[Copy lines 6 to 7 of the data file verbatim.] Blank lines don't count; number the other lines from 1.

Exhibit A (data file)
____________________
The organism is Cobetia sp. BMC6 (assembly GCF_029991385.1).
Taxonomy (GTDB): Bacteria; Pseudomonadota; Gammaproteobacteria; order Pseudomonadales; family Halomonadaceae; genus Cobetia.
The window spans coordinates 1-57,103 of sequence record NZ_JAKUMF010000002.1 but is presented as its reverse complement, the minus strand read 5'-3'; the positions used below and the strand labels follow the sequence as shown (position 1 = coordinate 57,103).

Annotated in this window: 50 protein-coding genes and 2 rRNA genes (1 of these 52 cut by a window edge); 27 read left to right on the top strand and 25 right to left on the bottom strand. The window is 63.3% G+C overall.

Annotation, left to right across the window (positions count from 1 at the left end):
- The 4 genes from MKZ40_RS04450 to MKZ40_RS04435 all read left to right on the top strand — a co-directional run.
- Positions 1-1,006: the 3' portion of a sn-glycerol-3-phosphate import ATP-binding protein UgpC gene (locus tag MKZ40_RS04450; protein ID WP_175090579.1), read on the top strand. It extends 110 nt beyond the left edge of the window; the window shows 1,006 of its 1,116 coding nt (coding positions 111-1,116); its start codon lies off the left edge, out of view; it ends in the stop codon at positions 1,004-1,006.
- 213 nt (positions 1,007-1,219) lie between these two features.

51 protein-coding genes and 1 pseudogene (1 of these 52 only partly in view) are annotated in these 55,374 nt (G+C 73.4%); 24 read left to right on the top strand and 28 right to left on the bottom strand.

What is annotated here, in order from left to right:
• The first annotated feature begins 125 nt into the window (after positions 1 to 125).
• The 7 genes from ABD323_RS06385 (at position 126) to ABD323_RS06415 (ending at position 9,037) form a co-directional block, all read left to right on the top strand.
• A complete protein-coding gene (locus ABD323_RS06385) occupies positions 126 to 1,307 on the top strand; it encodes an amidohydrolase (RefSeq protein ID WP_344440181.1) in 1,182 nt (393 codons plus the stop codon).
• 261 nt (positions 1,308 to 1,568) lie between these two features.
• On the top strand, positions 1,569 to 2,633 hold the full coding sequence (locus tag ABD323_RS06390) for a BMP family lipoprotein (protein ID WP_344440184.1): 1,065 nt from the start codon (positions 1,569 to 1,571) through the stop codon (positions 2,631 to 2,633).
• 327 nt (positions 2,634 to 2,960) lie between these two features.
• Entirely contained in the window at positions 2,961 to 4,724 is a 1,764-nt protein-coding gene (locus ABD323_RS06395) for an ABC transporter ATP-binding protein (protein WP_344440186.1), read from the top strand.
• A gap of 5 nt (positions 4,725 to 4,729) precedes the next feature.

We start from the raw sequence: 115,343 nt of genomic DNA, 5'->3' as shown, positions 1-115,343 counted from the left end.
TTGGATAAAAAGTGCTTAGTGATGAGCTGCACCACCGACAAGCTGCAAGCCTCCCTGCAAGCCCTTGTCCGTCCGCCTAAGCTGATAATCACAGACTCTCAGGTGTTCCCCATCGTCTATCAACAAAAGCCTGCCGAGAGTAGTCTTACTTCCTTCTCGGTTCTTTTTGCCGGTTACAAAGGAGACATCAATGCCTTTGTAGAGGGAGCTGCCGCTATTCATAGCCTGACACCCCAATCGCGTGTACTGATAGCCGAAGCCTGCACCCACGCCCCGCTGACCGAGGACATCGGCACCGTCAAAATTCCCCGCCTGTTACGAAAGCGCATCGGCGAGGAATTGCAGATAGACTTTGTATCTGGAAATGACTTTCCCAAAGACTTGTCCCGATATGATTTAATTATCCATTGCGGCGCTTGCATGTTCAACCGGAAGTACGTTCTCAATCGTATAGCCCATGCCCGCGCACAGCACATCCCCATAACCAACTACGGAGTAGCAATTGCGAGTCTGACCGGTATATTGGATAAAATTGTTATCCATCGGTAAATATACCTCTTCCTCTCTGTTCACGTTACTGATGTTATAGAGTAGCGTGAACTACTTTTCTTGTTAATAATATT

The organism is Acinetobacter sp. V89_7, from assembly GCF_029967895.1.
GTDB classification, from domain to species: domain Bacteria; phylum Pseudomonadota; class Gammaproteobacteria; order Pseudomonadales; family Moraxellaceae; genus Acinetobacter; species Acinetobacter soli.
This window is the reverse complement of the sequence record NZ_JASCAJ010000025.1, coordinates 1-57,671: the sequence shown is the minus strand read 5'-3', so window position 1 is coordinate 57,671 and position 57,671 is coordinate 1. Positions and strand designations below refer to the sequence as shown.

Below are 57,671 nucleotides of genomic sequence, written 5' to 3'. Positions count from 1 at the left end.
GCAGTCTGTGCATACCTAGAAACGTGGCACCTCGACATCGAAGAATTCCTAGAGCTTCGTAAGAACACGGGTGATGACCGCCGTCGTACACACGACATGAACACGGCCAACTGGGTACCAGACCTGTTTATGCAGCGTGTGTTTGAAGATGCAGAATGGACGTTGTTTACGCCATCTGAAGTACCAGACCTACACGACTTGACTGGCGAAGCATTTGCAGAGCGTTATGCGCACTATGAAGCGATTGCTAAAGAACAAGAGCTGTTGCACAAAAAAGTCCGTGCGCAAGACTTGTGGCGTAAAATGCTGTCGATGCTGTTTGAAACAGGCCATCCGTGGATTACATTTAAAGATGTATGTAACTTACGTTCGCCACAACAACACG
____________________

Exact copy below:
- The 4 genes from MKZ40_RS04450 to MKZ40_RS04435 all read left to right on the top strand — a co-directional run.
- Positions 1-1,006: the 3' portion of a sn-glycerol-3-phosphate import ATP-binding protein UgpC gene (locus tag MKZ40_RS04450; protein ID WP_175090579.1), read on the top strand. It extends 110 nt beyond the left edge of the window; the window shows 1,006 of its 1,116 coding nt (coding positions 111-1,116); its start codon lies off the left edge, out of view; it ends in the stop codon at positions 1,004-1,006.